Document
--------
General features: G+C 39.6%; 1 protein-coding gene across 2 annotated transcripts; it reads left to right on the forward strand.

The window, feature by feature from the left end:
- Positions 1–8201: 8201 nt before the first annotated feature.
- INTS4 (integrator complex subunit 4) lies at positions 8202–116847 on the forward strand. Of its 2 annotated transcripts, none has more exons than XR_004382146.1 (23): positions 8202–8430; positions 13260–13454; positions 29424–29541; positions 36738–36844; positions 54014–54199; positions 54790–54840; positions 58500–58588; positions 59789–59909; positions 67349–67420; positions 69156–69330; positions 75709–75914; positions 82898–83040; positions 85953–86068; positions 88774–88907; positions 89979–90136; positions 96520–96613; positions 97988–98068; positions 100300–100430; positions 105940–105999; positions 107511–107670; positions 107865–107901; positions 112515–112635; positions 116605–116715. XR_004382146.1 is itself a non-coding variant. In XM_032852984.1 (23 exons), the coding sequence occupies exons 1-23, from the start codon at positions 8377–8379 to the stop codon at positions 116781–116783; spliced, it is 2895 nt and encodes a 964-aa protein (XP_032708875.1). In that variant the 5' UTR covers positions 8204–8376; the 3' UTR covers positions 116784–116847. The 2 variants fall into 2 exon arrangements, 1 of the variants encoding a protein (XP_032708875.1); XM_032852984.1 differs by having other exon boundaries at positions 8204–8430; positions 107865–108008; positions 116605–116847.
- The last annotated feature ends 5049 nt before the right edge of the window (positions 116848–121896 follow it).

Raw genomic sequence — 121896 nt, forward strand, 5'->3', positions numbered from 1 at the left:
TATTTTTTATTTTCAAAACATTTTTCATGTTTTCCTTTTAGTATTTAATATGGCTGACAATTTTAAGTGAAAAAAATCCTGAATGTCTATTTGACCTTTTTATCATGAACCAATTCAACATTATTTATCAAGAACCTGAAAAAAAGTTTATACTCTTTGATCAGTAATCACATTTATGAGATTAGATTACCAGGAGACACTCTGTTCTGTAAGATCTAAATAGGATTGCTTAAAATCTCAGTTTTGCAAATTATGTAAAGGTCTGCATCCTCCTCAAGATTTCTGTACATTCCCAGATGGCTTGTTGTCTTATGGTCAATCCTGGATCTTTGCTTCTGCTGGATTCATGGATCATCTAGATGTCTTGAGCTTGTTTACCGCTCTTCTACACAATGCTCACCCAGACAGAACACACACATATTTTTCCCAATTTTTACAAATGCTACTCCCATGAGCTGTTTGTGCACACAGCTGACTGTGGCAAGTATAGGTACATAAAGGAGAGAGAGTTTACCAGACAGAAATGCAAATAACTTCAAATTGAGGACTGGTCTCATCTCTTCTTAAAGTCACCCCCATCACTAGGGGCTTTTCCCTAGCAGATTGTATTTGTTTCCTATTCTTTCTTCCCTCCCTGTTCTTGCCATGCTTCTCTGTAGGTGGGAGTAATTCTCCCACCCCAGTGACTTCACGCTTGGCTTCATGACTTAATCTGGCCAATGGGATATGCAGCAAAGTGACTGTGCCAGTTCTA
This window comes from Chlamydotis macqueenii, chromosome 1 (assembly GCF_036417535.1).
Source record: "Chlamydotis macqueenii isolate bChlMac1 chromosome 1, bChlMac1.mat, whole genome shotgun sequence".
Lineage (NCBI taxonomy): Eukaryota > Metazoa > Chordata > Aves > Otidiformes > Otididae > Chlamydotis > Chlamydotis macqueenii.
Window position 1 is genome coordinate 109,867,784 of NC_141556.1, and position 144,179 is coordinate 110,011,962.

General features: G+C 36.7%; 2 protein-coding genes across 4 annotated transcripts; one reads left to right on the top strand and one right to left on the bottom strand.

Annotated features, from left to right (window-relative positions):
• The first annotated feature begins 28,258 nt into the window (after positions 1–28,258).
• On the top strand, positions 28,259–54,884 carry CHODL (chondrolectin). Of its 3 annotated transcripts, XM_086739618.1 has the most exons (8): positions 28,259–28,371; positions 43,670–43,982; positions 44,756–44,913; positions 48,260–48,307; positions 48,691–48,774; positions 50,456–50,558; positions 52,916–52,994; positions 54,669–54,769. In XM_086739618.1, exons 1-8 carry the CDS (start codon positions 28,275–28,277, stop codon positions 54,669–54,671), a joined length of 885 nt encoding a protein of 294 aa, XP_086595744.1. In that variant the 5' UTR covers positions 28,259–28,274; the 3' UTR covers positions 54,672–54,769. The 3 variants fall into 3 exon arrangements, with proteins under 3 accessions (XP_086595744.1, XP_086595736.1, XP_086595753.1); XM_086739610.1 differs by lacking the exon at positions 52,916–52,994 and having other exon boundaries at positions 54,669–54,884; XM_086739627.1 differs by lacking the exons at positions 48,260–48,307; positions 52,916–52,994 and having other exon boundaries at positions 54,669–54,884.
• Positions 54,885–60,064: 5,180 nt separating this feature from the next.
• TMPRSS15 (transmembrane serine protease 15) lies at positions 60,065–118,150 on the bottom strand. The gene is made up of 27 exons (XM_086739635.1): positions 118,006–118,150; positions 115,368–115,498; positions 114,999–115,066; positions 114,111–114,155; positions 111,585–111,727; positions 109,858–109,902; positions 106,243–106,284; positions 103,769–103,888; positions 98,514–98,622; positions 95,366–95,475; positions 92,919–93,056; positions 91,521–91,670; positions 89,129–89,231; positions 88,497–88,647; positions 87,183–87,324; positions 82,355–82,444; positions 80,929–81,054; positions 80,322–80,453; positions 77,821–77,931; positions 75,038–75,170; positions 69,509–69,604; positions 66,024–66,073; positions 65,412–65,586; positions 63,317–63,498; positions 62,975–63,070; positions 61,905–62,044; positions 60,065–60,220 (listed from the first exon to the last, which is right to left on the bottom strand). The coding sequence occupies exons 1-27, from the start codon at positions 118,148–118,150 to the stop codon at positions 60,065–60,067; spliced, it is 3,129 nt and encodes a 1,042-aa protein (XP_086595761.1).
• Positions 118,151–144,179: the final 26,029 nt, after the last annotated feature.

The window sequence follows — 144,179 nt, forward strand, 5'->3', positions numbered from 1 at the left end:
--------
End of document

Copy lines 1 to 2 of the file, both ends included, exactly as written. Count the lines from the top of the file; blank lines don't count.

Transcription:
General features: G+C 39.6%; 1 protein-coding gene across 2 annotated transcripts; it reads left to right on the forward strand.

The window, feature by feature from the left end: